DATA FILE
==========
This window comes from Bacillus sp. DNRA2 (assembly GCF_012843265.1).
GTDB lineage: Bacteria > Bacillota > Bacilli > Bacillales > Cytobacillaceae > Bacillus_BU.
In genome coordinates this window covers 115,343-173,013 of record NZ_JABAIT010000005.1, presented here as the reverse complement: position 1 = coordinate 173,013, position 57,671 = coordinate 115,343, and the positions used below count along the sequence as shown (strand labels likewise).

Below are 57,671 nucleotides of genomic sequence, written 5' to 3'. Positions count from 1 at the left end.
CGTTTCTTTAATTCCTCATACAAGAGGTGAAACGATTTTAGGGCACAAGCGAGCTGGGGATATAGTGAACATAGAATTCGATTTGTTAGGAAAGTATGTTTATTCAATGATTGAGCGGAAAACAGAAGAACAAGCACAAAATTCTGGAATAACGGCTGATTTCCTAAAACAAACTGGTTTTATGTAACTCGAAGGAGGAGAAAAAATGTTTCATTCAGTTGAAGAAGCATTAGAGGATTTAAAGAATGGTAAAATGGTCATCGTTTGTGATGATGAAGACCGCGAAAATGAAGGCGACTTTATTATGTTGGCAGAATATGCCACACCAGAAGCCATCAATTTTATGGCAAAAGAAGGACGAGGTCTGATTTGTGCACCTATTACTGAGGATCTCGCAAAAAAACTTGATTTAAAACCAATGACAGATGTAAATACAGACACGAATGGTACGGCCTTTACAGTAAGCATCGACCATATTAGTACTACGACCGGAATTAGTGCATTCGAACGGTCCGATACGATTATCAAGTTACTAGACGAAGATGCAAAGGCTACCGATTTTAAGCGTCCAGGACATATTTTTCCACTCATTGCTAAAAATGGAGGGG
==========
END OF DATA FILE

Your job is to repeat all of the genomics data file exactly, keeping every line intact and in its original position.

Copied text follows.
This window comes from Bacillus sp. DNRA2 (assembly GCF_012843265.1).
GTDB lineage: Bacteria > Bacillota > Bacilli > Bacillales > Cytobacillaceae > Bacillus_BU.
In genome coordinates this window covers 115,343-173,013 of record NZ_JABAIT010000005.1, presented here as the reverse complement: position 1 = coordinate 173,013, position 57,671 = coordinate 115,343, and the positions used below count along the sequence as shown (strand labels likewise).

Below are 57,671 nucleotides of genomic sequence, written 5' to 3'. Positions count from 1 at the left end.
CGTTTCTTTAATTCCTCATACAAGAGGTGAAACGATTTTAGGGCACAAGCGAGCTGGGGATATAGTGAACATAGAATTCGATTTGTTAGGAAAGTATGTTTATTCAATGATTGAGCGGAAAACAGAAGAACAAGCACAAAATTCTGGAATAACGGCTGATTTCCTAAAACAAACTGGTTTTATGTAACTCGAAGGAGGAGAAAAAATGTTTCATTCAGTTGAAGAAGCATTAGAGGATTTAAAGAATGGTAAAATGGTCATCGTTTGTGATGATGAAGACCGCGAAAATGAAGGCGACTTTATTATGTTGGCAGAATATGCCACACCAGAAGCCATCAATTTTATGGCAAAAGAAGGACGAGGTCTGATTTGTGCACCTATTACTGAGGATCTCGCAAAAAAACTTGATTTAAAACCAATGACAGATGTAAATACAGACACGAATGGTACGGCCTTTACAGTAAGCATCGACCATATTAGTACTACGACCGGAATTAGTGCATTCGAACGGTCCGATACGATTATCAAGTTACTAGACGAAGATGCAAAGGCTACCGATTTTAAGCGTCCAGGACATATTTTTCCACTCATTGCTAAAAATGGAGGGG